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Adolescent girls’ infant and young child nutrition knowledge sources differ among urban and rural samples in Bangladesh

Hoddinott, John and Karachiwalla, Naureen and Ledlie, Natasha and Roy, Shalini (2015): Adolescent girls’ infant and young child nutrition knowledge sources differ among urban and rural samples in Bangladesh.

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Abstract

Background: In many low-income countries, including in Bangladesh, girls tend to marry early and have children very soon after marriage. Although conveying infant and young child nutrition (IYCN) knowledge to adolescent girls in a timely manner is important to ensure the well-being of their children, little is known about the best ways to convey these messages.

Objective: This study examines the sources from which adolescent girls derive IYCN knowledge in order to inform the design of programs that convey such information.

Methods: Information on both characteristics and IYCN knowledge of adolescent girls aged 12-18 was collected as part of a baseline survey in 2013 for the DFID Programme to Accelerate Improved Nutrition for the Extreme Poor in Bangladesh project. A total of 436 girls in rural areas and 345 girls in urban areas are present in the study. Data were analyzed using ordinary least squares (OLS) regression, fixed effects regression, and Poisson regression models.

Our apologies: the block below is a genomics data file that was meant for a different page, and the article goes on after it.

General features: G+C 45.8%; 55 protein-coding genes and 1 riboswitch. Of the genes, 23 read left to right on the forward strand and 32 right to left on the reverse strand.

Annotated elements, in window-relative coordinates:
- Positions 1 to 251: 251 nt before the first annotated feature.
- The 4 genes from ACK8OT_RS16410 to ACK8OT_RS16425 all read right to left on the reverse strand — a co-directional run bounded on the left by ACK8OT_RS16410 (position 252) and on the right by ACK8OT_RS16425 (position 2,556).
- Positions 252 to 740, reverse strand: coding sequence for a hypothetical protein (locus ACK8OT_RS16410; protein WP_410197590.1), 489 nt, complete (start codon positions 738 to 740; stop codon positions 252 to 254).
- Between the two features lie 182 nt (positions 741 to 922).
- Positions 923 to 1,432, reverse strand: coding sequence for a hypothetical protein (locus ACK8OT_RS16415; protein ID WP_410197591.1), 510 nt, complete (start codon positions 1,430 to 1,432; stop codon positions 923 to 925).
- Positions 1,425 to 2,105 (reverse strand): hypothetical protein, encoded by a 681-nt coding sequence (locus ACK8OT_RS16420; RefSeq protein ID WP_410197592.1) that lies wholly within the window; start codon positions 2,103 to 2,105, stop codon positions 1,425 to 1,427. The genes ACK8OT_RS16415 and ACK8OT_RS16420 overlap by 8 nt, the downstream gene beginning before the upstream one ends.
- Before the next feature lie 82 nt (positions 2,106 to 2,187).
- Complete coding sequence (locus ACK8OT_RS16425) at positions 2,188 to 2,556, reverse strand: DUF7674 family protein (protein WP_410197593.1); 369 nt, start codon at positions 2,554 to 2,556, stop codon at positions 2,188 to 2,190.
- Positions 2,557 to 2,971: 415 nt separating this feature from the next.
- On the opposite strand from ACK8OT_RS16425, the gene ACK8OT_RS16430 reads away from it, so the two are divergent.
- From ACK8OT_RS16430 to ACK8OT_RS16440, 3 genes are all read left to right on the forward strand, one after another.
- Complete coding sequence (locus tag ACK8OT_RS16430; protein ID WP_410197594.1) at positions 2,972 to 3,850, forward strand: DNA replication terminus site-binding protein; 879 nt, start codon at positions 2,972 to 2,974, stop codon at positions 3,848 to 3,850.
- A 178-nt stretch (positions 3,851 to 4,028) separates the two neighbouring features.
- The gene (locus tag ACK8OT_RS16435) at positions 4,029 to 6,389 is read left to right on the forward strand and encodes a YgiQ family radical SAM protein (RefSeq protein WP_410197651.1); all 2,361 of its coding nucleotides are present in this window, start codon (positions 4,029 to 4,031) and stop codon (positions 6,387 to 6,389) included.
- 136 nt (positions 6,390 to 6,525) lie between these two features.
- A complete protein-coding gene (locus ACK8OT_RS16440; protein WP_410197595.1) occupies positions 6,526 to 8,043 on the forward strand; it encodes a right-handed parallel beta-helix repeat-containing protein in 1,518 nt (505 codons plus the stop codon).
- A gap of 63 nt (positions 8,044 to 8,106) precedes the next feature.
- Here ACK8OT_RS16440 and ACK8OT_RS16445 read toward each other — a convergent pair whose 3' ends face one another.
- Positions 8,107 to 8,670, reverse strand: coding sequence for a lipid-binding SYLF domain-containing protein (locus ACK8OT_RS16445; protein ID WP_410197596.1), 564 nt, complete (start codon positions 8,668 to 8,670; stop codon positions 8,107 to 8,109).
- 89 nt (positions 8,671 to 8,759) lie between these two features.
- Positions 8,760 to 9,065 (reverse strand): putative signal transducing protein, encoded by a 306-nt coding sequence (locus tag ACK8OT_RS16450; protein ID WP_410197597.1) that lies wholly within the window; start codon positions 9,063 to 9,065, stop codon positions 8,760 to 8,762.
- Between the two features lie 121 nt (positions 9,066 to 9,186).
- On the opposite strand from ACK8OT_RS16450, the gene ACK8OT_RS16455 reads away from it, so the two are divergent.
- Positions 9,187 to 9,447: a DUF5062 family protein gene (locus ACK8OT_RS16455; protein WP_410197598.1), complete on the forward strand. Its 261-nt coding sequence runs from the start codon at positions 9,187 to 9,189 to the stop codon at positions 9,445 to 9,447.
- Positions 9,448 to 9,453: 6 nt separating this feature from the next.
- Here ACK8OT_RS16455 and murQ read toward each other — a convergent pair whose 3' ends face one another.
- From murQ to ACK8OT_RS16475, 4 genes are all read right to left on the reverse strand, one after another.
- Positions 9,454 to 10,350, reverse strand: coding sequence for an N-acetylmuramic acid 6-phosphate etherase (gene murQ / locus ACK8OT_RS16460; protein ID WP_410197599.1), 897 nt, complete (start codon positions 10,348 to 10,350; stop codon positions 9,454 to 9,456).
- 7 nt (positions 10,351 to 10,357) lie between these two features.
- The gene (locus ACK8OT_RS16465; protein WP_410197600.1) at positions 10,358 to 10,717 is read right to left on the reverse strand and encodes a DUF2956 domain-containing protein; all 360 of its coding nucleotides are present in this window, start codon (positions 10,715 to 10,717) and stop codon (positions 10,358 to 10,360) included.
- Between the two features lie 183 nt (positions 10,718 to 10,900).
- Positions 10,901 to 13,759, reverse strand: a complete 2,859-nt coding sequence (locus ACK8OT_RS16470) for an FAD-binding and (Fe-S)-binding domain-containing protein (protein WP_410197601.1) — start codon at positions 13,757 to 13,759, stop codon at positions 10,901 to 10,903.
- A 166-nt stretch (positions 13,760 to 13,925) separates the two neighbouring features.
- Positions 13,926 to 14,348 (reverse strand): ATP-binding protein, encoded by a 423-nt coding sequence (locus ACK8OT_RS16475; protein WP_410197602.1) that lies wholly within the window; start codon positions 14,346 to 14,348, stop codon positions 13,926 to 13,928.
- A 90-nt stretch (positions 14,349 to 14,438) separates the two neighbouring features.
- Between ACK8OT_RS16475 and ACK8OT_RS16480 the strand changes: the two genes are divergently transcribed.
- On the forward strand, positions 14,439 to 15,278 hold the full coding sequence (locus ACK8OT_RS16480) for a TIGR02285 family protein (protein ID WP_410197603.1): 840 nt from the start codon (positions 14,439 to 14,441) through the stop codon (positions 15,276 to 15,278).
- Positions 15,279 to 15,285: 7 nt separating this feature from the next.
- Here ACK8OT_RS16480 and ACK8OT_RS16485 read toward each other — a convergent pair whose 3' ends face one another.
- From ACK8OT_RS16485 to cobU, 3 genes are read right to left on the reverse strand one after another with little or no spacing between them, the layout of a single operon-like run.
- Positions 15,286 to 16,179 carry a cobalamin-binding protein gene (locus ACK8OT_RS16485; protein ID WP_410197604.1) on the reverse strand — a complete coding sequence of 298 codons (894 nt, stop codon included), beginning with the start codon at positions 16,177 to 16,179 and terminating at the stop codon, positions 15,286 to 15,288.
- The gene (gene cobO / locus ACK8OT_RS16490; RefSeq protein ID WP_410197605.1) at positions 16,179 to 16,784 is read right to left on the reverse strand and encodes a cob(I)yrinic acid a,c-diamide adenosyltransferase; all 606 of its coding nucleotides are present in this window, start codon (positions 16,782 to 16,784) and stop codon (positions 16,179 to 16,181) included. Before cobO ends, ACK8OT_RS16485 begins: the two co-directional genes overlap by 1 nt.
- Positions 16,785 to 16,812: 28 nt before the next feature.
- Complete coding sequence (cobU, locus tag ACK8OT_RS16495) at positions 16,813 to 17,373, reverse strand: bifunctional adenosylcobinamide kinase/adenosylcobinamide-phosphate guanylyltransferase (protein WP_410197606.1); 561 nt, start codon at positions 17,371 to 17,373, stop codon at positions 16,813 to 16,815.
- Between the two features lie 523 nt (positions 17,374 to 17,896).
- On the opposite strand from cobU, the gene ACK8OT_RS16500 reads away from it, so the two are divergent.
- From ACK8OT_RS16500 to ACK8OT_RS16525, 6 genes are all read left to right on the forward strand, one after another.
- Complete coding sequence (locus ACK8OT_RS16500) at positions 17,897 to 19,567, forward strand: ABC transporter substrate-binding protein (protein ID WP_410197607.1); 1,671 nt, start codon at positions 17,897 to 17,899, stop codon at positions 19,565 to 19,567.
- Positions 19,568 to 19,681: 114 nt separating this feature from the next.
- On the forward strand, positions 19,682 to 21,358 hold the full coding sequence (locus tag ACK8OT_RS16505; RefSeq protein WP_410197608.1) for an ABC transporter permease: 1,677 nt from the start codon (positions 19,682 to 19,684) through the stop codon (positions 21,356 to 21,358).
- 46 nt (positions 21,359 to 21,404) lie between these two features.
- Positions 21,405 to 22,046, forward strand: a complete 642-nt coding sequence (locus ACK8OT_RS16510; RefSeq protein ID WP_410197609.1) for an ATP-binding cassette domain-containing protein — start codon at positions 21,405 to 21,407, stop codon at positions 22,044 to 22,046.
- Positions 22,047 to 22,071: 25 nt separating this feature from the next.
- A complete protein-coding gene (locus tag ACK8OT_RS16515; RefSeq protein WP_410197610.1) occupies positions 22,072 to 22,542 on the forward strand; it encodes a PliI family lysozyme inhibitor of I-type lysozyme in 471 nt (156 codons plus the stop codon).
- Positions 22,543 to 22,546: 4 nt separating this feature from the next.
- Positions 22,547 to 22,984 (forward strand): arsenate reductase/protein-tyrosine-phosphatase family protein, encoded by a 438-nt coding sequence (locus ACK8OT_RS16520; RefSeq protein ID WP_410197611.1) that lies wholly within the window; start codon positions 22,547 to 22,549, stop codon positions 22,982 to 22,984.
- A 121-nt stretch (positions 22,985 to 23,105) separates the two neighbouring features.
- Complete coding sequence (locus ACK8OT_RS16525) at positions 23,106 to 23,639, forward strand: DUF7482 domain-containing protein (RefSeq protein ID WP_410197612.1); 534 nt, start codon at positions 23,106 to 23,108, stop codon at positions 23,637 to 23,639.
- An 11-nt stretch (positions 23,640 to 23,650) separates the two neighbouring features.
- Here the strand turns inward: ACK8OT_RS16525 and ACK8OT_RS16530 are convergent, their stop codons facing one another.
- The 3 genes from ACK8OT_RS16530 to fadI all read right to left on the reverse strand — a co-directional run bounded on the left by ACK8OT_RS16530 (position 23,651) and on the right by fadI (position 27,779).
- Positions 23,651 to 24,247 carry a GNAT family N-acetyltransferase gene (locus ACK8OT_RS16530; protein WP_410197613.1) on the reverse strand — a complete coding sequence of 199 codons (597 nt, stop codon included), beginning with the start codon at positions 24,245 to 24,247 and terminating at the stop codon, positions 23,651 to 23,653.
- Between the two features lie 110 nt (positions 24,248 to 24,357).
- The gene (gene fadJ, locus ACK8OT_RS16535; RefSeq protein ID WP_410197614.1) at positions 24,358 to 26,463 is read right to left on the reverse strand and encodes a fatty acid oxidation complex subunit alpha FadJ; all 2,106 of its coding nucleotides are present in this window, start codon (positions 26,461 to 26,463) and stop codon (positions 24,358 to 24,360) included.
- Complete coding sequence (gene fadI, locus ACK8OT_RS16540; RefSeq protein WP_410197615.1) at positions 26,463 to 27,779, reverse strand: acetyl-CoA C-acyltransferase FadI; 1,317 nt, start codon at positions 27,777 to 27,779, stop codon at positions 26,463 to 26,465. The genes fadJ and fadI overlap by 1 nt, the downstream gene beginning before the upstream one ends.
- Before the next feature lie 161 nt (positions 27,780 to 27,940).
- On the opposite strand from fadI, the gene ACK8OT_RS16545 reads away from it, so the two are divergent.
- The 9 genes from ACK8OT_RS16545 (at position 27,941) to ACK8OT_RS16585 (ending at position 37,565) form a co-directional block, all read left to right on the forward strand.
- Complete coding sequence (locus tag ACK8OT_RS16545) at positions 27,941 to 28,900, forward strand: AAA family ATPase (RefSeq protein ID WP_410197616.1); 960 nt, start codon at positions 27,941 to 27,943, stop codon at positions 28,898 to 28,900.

Results: In both the urban and rural samples, girls’ schooling is positively and significantly associated with IYCN knowledge. IYCN knowledge of adolescent girls’ mothers is also associated with adolescents’ IYCN knowledge in both urban and rural samples, but the magnitude of association in the urban sample is only half that of the rural sample.

Conclusions: In Bangladesh, efforts to improve knowledge regarding IYCN is typically focused on mothers of young children. Only some of this knowledge is passed onto adolescent girls living in the same household. As other messaging efforts directed towards mothers have only small, or no association with adolescent girls’ knowledge of IYCN, improving adolescent girls’ understanding of breastfeeding, complementary feeding and more general nutrition knowledge may require information and messaging specifically directed towards them.

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